Popularity of Bunch Riding

The website, BunchRideFinder, lists hundreds of Bunch Rides across Australia. 

Why do some road cyclists like riding in a bunch?  Why is bunch riding becoming popular?  Why do others shun cycling in a bunch?  Is there an age correlation for Bunch Riding which is affected by youthful hubris, chutzpah and testosterone?  Why is bunch riding in Melbourne more popular than in Sydney?

Annual Popular Professional Bicycle Road Rides have contributed significantly to the increased popularity of road cycling and Bunch Riding

A cyclist must be a strong hill climber to win an annual national 21 days circa tour rides because conquering the famous mountain stages is integral, whereas sprinters can often win the one day Classics over flatter, but often cobblestone roads.

Recreational cyclists will often lean towards either climbing or sprinting, which often depends on the terrain of roads where they live.

A journal article cited in the Monash University Accident Report, “Real cyclists don’t race” by O’Connor and Brown lists three reasons some cyclists opt for Bunch Riding:

(a)         Opportunity to cycle at a steady pace with like-minded people

(b)         Increased visibility of a large group

(c)         Build social networks whilst riding or at a café at the end of riding

Experiencing (a) and (c) above is not limited to bunch riding. 

Other motivating factors include:

(d)         Aerodynamic benefit of being “blocked from the wind” referred to as ‘drafting’ or ‘slipstreaming’.

(e)         Challenging sensation of pushing oneself to the limit amongst contemporaries.

(f)          Acquiring the discipline, concentration and focus of riding in a well-organized bunch.

The greater popularity of Bunch Riding in Melbourne is largely due to its flatish topography.  Within a 50km radius of Sydney’s GPO, there are approximately twenty 'beaut' steepish climbs (averaging about 4km in length) in the North, South and West (including Bobbin Head, Akuna Bay, Kurrajong, Razorback Mtn Picton, Royal National Park) which road cyclists climb and visit local cafes each weekend.  The Illawarra and Southern Highlands contain even ‘beauter’, longer, steeper climbs.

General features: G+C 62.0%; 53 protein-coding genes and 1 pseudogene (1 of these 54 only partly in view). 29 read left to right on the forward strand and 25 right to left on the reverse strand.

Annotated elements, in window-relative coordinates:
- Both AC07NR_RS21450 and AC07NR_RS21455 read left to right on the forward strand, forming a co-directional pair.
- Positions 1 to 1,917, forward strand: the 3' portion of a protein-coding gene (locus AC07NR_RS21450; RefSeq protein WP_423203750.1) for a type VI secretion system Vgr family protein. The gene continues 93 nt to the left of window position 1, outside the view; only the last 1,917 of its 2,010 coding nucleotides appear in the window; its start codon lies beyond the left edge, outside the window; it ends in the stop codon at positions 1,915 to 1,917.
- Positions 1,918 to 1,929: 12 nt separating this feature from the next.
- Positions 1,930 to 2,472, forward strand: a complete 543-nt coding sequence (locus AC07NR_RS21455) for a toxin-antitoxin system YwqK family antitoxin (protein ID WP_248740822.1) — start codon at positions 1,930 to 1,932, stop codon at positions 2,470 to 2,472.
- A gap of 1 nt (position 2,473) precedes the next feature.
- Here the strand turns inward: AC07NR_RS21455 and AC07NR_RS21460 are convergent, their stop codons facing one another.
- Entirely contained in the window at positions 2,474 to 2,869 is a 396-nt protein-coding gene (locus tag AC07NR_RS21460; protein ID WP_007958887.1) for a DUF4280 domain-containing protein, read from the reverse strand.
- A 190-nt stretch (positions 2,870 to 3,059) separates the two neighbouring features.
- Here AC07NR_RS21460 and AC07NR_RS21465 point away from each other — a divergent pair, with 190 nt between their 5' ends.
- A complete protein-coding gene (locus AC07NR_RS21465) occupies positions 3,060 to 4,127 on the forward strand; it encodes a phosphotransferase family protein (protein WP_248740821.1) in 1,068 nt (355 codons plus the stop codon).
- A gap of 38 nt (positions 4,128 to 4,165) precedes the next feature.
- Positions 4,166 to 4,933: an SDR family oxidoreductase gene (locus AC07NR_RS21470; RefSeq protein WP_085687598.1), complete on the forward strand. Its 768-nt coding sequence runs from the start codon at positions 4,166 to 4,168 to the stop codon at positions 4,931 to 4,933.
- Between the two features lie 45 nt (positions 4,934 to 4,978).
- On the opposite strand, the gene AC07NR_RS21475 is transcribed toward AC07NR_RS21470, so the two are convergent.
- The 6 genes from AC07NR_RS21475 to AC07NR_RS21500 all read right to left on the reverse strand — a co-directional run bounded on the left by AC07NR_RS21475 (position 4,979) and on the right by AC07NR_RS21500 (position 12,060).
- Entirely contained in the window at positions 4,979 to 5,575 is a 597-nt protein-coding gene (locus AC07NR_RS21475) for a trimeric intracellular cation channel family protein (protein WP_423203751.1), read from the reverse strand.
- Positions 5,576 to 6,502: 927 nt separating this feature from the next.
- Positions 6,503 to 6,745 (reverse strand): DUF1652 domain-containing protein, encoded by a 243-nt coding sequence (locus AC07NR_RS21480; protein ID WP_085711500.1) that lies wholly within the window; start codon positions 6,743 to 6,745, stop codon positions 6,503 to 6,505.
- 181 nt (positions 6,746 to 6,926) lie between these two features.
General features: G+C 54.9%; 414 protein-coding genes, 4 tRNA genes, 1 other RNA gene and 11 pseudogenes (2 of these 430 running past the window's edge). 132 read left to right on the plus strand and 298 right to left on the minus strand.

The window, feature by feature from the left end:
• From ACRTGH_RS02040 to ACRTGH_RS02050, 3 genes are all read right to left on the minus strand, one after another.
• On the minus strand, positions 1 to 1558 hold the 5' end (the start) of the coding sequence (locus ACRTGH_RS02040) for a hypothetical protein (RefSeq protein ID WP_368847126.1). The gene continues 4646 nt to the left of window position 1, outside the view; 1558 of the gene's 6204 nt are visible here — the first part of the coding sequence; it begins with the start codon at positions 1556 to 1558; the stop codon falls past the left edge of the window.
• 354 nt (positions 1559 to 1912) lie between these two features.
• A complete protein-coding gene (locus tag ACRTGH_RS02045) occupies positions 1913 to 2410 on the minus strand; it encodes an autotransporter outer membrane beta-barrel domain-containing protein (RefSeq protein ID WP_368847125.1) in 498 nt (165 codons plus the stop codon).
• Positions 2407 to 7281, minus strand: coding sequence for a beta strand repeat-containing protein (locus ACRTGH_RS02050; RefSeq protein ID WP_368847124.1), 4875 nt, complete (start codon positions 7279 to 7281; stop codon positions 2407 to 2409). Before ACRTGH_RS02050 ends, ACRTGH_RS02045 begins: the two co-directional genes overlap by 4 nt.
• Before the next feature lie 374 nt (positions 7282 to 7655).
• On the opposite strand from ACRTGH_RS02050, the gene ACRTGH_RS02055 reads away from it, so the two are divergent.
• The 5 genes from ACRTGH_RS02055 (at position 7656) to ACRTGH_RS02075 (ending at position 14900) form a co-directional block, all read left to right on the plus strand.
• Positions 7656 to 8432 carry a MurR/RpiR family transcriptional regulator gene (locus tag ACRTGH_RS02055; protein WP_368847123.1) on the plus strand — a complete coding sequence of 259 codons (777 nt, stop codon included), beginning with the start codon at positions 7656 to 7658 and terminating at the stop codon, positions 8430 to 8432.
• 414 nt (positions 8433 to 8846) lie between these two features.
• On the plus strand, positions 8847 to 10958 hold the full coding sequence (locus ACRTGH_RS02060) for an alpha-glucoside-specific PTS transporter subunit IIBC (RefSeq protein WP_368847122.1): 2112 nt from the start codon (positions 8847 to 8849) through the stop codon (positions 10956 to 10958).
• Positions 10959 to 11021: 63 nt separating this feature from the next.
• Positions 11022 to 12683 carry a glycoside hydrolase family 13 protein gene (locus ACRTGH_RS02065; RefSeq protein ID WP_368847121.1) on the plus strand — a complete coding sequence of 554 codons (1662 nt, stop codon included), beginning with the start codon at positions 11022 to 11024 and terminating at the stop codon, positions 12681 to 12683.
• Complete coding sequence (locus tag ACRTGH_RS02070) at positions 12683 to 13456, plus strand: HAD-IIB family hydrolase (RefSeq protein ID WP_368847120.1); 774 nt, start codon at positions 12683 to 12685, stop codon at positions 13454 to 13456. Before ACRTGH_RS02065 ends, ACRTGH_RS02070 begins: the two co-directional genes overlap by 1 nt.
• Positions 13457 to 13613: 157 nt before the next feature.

The majority of road cyclists, at least in Sydney, do not Bunch Ride. These are often older cyclists whose bones are more brittle, reflexes slower and better know that the road surface and cars always win.  Others will ride in a ‘loose bunch' of, say up to five if they know the others well, and more importantly know they will give requisite risk warning signals.

One well known Bunch Ride in Sydney is the Coluzzi Riders.  "Furious driver takes out 50-strong cycle pack" explains that one motorist snapped after confronting a 50 strong bunch of Coluzzi Riders and slammed on the brakes immediately after passing a large Bunch Ride.

Flower power Coluzzi death ride - change of route  June 15, 2009, 11:05:42 AM includes:
"I saw a couple of near misses, not from menacing motorists just from the fact that a three lane 80kmh area means a lot of traffic doesn't see a group of cyclists until the last minute.
I can tell you in the dark on that flyover in the mornings I have been dead set scared a few times and seeing it from another perspective has reinforced that view. Mark Grenfell was seriously hurt not long back and I fear a much more grievous accident is only a matter of time.
...... , but I would rather arrive alive if you know what I mean. Even if the flyover route was only done on Saturdays this would lessen the danger of the Tuesday and Thursday flirt with death.